There is something that your article on Jacques Derrida and his deconstructionist philosophy ("Deconstructing Jacques Derrida," July 21) seems to overlook:
What we call "spirituality" often means the feeling of joy we experience when we discover to our surprise that there are helpful, beneficial and supportive elements in the external world. Deconstruction ignores or deprecates this aspect of our world, focusing instead on the unreliable, the ambiguous and the indifferent.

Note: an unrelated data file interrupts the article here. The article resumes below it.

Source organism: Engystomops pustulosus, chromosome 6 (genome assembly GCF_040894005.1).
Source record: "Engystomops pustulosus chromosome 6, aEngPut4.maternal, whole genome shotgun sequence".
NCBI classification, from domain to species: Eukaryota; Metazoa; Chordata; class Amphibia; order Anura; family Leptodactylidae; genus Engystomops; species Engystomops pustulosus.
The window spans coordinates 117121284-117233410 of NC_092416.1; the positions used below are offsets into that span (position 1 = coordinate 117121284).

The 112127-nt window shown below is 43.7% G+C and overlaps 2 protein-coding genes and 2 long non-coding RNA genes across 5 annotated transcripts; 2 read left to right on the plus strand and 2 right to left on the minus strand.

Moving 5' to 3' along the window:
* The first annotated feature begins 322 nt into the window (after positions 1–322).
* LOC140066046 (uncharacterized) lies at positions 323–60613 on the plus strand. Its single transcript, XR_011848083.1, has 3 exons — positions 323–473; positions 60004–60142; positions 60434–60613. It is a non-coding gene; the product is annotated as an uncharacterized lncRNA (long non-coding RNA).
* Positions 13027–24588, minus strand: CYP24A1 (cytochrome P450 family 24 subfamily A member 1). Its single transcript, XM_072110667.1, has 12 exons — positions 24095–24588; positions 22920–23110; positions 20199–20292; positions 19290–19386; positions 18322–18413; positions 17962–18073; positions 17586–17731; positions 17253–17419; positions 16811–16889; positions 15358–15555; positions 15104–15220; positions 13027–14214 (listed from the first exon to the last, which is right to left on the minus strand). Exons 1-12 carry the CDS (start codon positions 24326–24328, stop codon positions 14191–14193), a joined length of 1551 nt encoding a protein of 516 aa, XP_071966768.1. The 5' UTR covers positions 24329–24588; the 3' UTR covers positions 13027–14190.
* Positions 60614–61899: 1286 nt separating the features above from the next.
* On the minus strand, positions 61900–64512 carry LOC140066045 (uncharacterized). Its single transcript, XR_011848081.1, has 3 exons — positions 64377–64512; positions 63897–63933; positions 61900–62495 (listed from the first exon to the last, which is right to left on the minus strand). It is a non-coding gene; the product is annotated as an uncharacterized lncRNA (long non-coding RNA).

Human life could not exist without the supportive, the congenial and the trustworthy. It does not help us to reinterpret external reality as basically selfish, exploitative and deceitful.
The next wave in philosophy will be the rediscovery of joy as we cure ourselves of the propensity for malignant economic growth and convert to a stable and sustainable existence. Deconstructionism may be regarded as a symptom of, or tool for, this transformation.
IRVING LAWRENCE SELK